KALININGRAD, Russia -- Three quick thoughts on Spain's 2-2 draw with Morocco in their final group game, which saw Spain clinch top spot in Group B.
1. Spain tops Group B ... barely
For much of the night, it looked like finishing top of the group just wasn't going to happen for Spain. Portugal led for most of its match against Iran, and when Youssef En-Nesyri put Morocco ahead with an 81st-minute header, La Roja looked condemned to finish second. But Iran struck back with a stoppage-time penalty from Karim Ansarifard to secure a draw, and when Iago Aspas scored on a VAR-assisted equalizer in stoppage time, Spain found itself top of Group B after all.
The fightback could prove crucial in Spain's quest to regain the World Cup. Instead of being forced to play Group A winners Uruguay, they now face an easier task against Russia, even with what is expected to be raucous support for the hosts.
Of course, Morocco entered the match having nothing to play for, but anyone thinking there would be any letup in the Atlas Lions' game would have been quickly disabused of that notion. The early exchanges were feisty, and Spain defender Gerard Pique will count himself lucky to have escaped any punishment at all for a two-footed challenge on Khalid Boutaib that caught the Moroccan's ankle.
Boutaib got his revenge, however, in the 14th minute. He pounced on a poor exchange between Andres Iniesta and Sergio Ramos, resulting in a clear breakaway, and the Moroccan midfielder finished through the legs of Spain goalkeeper David De Gea.
Spain didn't have to wait long to get back into the match. La Roja had begun to focus its attacks on the right side of Morocco's defense, and one such foray delivered an equalizer in the 19th minute. A clever sequences of passes saw Diego Costa play Iniesta into the box, and he cut the ball back to a wide-open Isco to fire into the net from seven yards out.
The match continued to serve up all manner of chances, and Boutaib was once again in alone on De Gea in the 25th minute, but this time the Spain goalkeeper was equal to the task, saving the shot with his right thigh.
Iniesta continued to torment Morocco down the left side, and he nearly orchestrated the go-ahead goal just before half-time, but Costa couldn't redirect the Barcelona man's centering feed on frame.
Morocco nearly took the lead in the 55th minute, when Nordin Amrabat's fierce drive hit the corner of the woodwork and bounced out.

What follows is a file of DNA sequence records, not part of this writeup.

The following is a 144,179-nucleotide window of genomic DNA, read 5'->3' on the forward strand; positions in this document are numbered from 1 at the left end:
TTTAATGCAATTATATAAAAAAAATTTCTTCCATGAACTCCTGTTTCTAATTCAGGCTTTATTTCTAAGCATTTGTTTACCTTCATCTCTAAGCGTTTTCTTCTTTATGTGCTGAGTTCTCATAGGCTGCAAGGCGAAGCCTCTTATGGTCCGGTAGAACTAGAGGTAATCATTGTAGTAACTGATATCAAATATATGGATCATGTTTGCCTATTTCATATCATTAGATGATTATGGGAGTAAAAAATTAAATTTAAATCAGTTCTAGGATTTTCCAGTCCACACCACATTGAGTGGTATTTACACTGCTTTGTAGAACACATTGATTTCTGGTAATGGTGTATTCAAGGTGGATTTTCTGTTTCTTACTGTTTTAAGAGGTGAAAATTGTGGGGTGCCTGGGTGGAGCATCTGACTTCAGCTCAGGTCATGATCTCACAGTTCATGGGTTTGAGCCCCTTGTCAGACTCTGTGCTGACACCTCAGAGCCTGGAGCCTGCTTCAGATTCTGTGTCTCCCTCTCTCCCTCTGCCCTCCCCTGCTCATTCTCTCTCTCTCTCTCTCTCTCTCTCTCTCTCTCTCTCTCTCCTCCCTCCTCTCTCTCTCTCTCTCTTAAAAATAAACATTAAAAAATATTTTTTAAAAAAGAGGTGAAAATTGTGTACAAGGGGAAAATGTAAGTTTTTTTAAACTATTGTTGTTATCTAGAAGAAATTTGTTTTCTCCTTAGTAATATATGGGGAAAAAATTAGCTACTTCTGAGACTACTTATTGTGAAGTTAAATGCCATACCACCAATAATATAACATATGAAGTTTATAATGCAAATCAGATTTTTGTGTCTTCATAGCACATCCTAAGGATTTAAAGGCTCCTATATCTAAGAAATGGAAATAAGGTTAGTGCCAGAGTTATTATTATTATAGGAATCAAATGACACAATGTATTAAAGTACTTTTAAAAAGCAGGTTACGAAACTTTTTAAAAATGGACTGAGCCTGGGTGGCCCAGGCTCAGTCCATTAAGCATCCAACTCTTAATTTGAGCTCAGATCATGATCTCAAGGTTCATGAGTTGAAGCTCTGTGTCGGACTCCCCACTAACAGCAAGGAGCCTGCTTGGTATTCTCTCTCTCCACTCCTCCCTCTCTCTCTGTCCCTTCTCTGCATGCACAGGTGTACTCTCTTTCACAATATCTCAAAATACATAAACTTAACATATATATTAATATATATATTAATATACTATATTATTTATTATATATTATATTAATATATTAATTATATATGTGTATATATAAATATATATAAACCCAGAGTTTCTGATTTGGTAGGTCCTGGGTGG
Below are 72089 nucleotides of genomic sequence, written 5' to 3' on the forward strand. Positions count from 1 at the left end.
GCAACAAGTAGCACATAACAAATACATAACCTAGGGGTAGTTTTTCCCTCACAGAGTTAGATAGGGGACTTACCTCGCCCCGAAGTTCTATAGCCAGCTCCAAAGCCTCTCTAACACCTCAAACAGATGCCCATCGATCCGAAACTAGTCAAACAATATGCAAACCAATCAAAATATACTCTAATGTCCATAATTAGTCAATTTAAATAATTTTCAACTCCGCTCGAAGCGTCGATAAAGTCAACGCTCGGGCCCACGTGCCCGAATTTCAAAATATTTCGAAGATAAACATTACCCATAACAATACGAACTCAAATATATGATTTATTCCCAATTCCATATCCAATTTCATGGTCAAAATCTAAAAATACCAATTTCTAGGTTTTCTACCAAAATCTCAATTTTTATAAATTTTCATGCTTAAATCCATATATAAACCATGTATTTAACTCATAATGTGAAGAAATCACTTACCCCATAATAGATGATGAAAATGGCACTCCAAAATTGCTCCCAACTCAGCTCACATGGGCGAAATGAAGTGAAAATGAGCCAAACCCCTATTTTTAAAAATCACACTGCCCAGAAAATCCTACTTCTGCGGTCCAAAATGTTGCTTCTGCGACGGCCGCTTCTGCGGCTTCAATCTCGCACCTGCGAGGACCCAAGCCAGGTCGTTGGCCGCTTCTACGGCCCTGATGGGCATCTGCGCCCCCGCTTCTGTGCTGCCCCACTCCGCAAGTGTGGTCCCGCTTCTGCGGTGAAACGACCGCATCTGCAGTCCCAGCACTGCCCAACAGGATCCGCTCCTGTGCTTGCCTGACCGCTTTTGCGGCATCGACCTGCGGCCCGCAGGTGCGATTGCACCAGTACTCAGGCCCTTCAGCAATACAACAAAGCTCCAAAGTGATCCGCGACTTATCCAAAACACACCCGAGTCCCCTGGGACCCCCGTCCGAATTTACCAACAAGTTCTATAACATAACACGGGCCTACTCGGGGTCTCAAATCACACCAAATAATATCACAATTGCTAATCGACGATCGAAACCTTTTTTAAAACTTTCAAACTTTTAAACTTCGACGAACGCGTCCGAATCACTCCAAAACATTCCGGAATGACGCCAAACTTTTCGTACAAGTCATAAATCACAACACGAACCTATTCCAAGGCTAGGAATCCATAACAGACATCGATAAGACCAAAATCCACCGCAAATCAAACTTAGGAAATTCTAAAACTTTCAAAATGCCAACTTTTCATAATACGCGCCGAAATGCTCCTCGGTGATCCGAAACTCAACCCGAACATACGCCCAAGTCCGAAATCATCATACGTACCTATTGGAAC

Isco thought he had scored a second in the 62nd minute, but his goal-bound header was headed off the line by Morocco defender Romain Saiss, and Pique's header from the ensuing corner just missed the target.
Spain looked to be in control, yet it was Morocco who went ahead with less than 10 minutes to go. Faycal Fajr swung in a corner, and En-Nesyri beat Sergio Ramos to the ball and put his header in the top corner.
At that point, Morocco thought it was on track for a famous victory, only for Aspas to score with a clever back-heel in stoppage time. Initially the goal was waved off for offside, but VAR came to Spain's rescue.
2. Spain doesn't look right
Given that Spain didn't make it out of the group stage four years ago, the fact that La Roja moved into the second round, as group winners no less, counts as progress. That said, there are aspects of Spain's game that don't look right at all. Sure, Spain's tiki-taka style shows no signs of going away, and on this night, chance creation wasn't an issue, though it was less effective as the match went on. But the sight of Morocco getting two breakaways as well scoring En-Nesyri's goal from a corner indicates that defensively Spain isn't close to being sharp.
It's easy to conjure up all manner of reasons for why Fernando Hierro's side isn't in top form, the easiest being that Hierro was thrown into the job just days before the tournament. A series of crunching tackles from Morocco did plenty to put Spain off their game. There's always the mental challenge of playing a team that has already been eliminated.
But the mistakes plaguing Spain can't be confined to one game. The Portugal game witnessed a conceded penalty and a howler from De Gea, who has now conceded five goals on six shots on goal for the tournament. There were shaky moments against Iran as well, despite the staggering edge in possession Spain had. The match against Morocco proved to be no different.
There was also the rather incredible decision by Spain to go away from what worked so well in the first half, namely attacking the right side of Morocco's defense. All it accomplished was to make Morocco look more secure in defense.
The good news is that Spain is still getting the results they need, and there is time to clean things up. But overall there is a sloppiness to La Roja's play in the back that figures to get punished more severely against a more disciplined and talented opponent.
3. For Morocco, a sense of "What if?"
This is a result the Atlas Lions can no doubt be proud of given the pedigree of the opposition. But it will also serve to increase an overriding sense of what might have been. What if Aziz Bouhaddouz hadn't conceded a last-minute own goal in the opener against Iran? What if Morocco had been able to get the goal against Portugal that some of its buildup play warranted?
There was certainly a rising sense of frustration in Morocco's play. That was especially evident during a 10-minute spell in the first half that saw Kharim El Ahmadi, Mbark Boussoufa, Manuel da Costa and Amrabat all get booked.
To its credit, Morocco regained its composure, kept to its task, and even took the lead.
There is often talk of a team getting what it deserved. Morocco certainly impressed plenty of neutrals in this tournament. But the reality is that at some point a team has to make the kind of difference-making plays -- at both ends of the field -- that propel a side into the second round, and Morocco didn't make nearly enough of them. This match was a case in point.